The second reason why outsourcing is becoming bigger, is due in part to the great resignation. With the inflation of salaries and expense of increased employee turnover, people are looking at companies, like Managed Solution, instead.

 Beyond that, when it comes to enhancing security, making their users more productive, or having collaboration tools move into the cloud -- many companies are finding that the traditional IT teams are not always tooled up for this. That's why we're seeing more companies outsourcing a lot of that strategy as well; to help them build a long-term footprint that looks at the total cost of ownership. They’re asking organizations like us, “How do we optimize costs and better productivity for my new hybrid workforce of users and make sure we’re secure?”.

For us, it's a nice place to play in the industry right now, being sort of the managed service provider who outsources all this stuff and the consulting arm to be able to go out and help build the future architecture.

 

Advice to Fellow Tech Companies

We’ve established that the economy today is different than it was in 2008, but one thing they have in common is their negative impact on people and businesses financially. As a business leader who came out of that, do you have any advice or words of comfort for fellow tech companies like Managed Solution?

Sean: For tech companies like ours, it’s always been a good thing to have multiple vendors on your website such as Microsoft, Amazon, Google, Dell, etc. A lot of the traditional sense has been that those are kind of like VARs, or ‘value added resellers’, who could resell all these products and services.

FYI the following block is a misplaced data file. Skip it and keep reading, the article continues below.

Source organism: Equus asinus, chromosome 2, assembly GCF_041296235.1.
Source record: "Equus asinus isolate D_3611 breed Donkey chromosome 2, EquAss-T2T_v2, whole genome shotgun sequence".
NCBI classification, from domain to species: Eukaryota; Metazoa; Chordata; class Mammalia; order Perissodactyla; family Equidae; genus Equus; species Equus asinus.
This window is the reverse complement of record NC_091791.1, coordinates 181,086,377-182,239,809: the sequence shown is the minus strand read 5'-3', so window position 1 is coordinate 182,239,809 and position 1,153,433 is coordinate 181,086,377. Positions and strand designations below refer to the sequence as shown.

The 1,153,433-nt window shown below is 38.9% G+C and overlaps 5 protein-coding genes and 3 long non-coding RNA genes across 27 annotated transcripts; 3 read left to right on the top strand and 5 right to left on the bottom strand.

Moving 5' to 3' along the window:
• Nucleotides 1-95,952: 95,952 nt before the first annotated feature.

But my advice, is that you’ve got to pick a horse. Make sure you understand what suppliers (Microsoft, Amazon, Salesforce, VMware, Cisco), are building that understand the economic climate. If cost is a big factor and businesses are having to do more with less technology, who's building the technology in one stack of products to ultimately give you all the tools that you need to be successful?

Consolidation is really where I think all businesses should try to head and are trying to head right now. So, ultimately, as it pertains to technology -- I think picking that horse that you think is going to be best in the race is key. Technology and economy is a huge conversation right now. Technology and economy are both make or break aspects for businesses today.

 


If you’re interested in speaking to one of our team members for more tech-guidance? Contact us and we’ll be happy to help.

Want more resources or interested in more tech content? Head over to our blog page! Technology and economy is a huge conversation right now. Be sure to keep up with us to stay in the know!